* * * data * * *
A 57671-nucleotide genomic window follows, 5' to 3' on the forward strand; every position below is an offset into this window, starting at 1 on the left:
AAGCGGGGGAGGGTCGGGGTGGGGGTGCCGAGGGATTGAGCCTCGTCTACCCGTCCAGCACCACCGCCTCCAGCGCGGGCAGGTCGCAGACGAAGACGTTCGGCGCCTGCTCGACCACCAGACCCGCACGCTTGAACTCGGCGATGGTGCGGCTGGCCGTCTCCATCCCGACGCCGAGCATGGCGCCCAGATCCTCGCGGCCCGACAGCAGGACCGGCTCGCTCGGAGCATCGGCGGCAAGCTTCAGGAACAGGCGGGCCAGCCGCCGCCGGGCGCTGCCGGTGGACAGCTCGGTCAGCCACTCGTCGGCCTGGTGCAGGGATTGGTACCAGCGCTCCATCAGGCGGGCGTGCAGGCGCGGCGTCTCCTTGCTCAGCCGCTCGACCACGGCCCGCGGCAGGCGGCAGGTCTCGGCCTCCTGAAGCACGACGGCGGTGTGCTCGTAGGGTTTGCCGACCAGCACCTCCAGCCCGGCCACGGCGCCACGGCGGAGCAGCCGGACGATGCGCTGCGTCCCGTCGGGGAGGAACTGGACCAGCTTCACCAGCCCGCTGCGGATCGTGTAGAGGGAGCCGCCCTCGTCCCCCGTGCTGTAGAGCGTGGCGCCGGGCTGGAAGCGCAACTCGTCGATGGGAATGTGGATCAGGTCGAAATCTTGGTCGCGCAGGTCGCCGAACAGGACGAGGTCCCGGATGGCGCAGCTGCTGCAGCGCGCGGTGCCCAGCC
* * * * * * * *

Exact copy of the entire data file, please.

A 57671-nucleotide genomic window follows, 5' to 3' on the forward strand; every position below is an offset into this window, starting at 1 on the left:
AAGCGGGGGAGGGTCGGGGTGGGGGTGCCGAGGGATTGAGCCTCGTCTACCCGTCCAGCACCACCGCCTCCAGCGCGGGCAGGTCGCAGACGAAGACGTTCGGCGCCTGCTCGACCACCAGACCCGCACGCTTGAACTCGGCGATGGTGCGGCTGGCCGTCTCCATCCCGACGCCGAGCATGGCGCCCAGATCCTCGCGGCCCGACAGCAGGACCGGCTCGCTCGGAGCATCGGCGGCAAGCTTCAGGAACAGGCGGGCCAGCCGCCGCCGGGCGCTGCCGGTGGACAGCTCGGTCAGCCACTCGTCGGCCTGGTGCAGGGATTGGTACCAGCGCTCCATCAGGCGGGCGTGCAGGCGCGGCGTCTCCTTGCTCAGCCGCTCGACCACGGCCCGCGGCAGGCGGCAGGTCTCGGCCTCCTGAAGCACGACGGCGGTGTGCTCGTAGGGTTTGCCGACCAGCACCTCCAGCCCGGCCACGGCGCCACGGCGGAGCAGCCGGACGATGCGCTGCGTCCCGTCGGGGAGGAACTGGACCAGCTTCACCAGCCCGCTGCGGATCGTGTAGAGGGAGCCGCCCTCGTCCCCCGTGCTGTAGAGCGTGGCGCCGGGCTGGAAGCGCAACTCGTCGATGGGAATGTGGATCAGGTCGAAATCTTGGTCGCGCAGGTCGCCGAACAGGACGAGGTCCCGGATGGCGCAGCTGCTGCAGCGCGCGGTGCCCAGCC